KHARKIV, Ukraine — With her platinum hair, stylish clothes and manicured nails, Tetyana Bednyak cuts a striking figure in a hardware store otherwise populated by burly men in drab builder’s attire.
And unlike most other shoppers, Bednyak, 45, is looking for equipment for trench warfare.
An advertising company owner, she is one of thousands of ordinary Ukrainians donating goods and cash to their country’s military as it squares up to Russia’s colossal war machine.
Charities around the world collect money for veterans, but few raise cash to buy basic equipment for active soldiers. Ukraine’s civilian fundraising is a stark example of the challenge it faces should Russia’s mighty military — the world’s second most powerful — invade.
“Our soldiers are highly motivated … but they can’t just rely on a morale boost. They need modern tools,” she told NBC News.
A little while later, Bednyak stood in the store’s icy parking lot in the east Ukraine city of Kharkiv, just 25 miles from the Russian border. Nearby, uniformed soldiers quickly loaded a generator, chainsaws and other goods she had paid for into the back of a van and drove away.
She and her friends collect around $10,000 a month in donations for the military and have bought drones, solar panels and spare parts, among other things.
Their efforts come as at least 100,000 Russian troops mass around Ukraine, hinting at the enormous disparity between what Moscow spends militarily and what the Ukrainian government in Kyiv can afford to spend on its soldiers.
On Friday, White House national security adviser Jake Sullivan suggested that the threat of such an incursion is “now immediate enough” to warn Americans still in Ukraine to leave in the next 24 to 48 hours.
At just under $6 billion, Ukraine’s 2020 defense budget was one-tenth the size of Russia’s, according to the Stockholm International Peace Research Institute.
That’s led to some ingenious and thrifty fundraising by ordinary Ukrainians. Supermarkets, hotels and other businesses across Ukraine display collection boxes for military aid and almost every town has a fundraising group coordinating donations.
Yuriy Moskalenko, one prominent volunteer fundraiser, estimates that around $5 million was raised nationally last year, although there is no accurate tally, given that many collection efforts are small and local.
Some Ukrainians have raised hundreds of thousands of dollars through crowdfunding Bitcoin, CNBC reported, citing research from the blockchain analytics firm Elliptic.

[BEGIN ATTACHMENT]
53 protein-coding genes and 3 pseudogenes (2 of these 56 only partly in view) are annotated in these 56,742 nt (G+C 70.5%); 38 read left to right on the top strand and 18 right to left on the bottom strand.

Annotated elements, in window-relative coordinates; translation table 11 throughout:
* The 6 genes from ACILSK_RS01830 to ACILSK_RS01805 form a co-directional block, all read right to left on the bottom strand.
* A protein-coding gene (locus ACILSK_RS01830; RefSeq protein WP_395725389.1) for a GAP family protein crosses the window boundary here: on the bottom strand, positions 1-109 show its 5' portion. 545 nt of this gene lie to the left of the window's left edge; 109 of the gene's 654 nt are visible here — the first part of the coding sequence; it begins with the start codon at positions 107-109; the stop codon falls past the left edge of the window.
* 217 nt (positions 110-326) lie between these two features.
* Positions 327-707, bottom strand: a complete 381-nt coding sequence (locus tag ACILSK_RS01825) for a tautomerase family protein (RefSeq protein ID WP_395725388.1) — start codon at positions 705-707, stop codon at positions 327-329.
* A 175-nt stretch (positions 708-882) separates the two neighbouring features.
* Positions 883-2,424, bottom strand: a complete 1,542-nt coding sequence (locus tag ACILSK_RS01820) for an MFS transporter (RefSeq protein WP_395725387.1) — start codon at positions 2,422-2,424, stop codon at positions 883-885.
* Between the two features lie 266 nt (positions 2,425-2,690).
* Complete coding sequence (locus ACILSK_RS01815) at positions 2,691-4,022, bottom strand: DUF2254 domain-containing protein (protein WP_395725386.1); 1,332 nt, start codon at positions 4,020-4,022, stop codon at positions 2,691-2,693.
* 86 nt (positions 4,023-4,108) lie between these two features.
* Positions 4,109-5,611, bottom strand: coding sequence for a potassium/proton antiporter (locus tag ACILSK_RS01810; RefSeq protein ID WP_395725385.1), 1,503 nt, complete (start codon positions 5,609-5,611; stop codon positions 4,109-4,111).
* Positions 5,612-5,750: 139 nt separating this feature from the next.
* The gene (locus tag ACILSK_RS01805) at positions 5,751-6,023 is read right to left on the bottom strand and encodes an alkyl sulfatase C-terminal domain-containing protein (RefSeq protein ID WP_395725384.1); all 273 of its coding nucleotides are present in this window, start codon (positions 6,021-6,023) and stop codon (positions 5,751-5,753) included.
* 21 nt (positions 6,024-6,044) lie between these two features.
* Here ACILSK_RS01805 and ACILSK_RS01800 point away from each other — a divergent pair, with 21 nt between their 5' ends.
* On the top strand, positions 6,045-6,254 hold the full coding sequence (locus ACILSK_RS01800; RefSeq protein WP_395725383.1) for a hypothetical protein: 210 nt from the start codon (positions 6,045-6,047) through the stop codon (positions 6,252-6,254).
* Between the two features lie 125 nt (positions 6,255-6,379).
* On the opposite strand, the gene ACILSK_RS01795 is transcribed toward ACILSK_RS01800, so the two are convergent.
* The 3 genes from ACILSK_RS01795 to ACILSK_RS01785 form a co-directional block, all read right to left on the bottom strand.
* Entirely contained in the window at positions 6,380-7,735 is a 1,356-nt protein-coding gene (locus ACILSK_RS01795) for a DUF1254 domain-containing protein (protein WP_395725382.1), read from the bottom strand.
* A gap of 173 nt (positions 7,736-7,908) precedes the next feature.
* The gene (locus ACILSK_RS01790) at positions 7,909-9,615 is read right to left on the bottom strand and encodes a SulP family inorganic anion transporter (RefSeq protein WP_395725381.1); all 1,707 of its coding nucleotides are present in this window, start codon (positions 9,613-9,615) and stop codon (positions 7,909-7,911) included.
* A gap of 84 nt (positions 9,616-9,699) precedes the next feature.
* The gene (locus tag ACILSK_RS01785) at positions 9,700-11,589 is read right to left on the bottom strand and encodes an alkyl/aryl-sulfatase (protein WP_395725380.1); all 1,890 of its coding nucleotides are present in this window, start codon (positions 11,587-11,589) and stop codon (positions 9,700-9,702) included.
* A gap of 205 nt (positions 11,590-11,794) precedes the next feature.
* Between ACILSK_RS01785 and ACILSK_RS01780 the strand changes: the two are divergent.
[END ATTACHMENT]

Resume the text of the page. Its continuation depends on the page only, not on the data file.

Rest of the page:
But civilians are not just stepping in with money. They’re also helping with procurement to speed up purchases that could otherwise get bogged down in government spending bureaucracy.
“Our army is funded by taxpayers, but there is a lot of equipment that civilians can buy faster than the state,” Bednyak said. “Ukraine inherited from the USSR a very poor and poorly developed army.”
At 255,000 active personnel, Ukraine’s armed forces are a fraction of Russia’s 1.15 million on duty, according to armedforces.eu.
Tattoo artist Olena Vovk, 46, has also been doing her part by turning old munitions from Russia’s 2014 invasion of Ukraine into souvenirs and works of art, which she sells to raise money for the military.
“We started in 2014 when we were helping the Ukrainian army. We started taking these shells with us from the front line,” she said, sitting among her creations in a shop.
Old rocket launchers, missile shells and weapon cases painted in vivid colors and depicting Ukrainian folk stories may look incongruous but have sold relatively well, including among Americans of Ukrainian origin, she said.
Several participants at a recent rally for Ukrainian unity in Kharkiv carried bullet-case keychains she had painted in the colors of the Ukrainian flag.
“When the war started in 2014, we all defended the country, especially Kharkiv, to which the war was very close,” Vovk said, wearing a pendant in the shape of a trident, Ukraine’s national symbol,
“Some went to the front line as soldiers, some helped to carry volunteer aid to the soldiers — because in 2014 they had nothing.”
Ukrainian forces have improved considerably since then, experts say, and Western weapons and cash have poured into the country in recent weeks. The U.S. says it has sent thousands of pounds of “lethal aid,” including ammunition, while Britain has sent anti-tank weapons.
Vovk isn’t the only Ukrainian repurposing old military hardware. At a tank facility a short drive away, engineers upgrade rotting Soviet-style tanks and turn them into what they claim are modern fighting machines capable of taking on Russia.
Dozens of tanks and armored personnel carriers sat in rows in a hangar, hazy with welding smoke and exhaust fumes, as a crane lugged a tank gun turret through the building’s cavernous interior.
“If we compare two tanks, the Russian T-72B3B and our T-64 model 2022, which has been upgraded, our tank is much better,” said the facility’s technical director, Vadym Yavnikov, 34, standing in front of a newly refurbished tank.
Yet privately many Ukrainians admit they stand little chance against Russia in the type of conventional warfare in which tanks are deployed.
Volunteer fighters and soldiers told NBC News they were gearing up for a more guerrilla-style campaign of resistance against an occupying army if the Russians invade.
Ukraine’s pockets may not be deep, they say, but they will make Russia pay.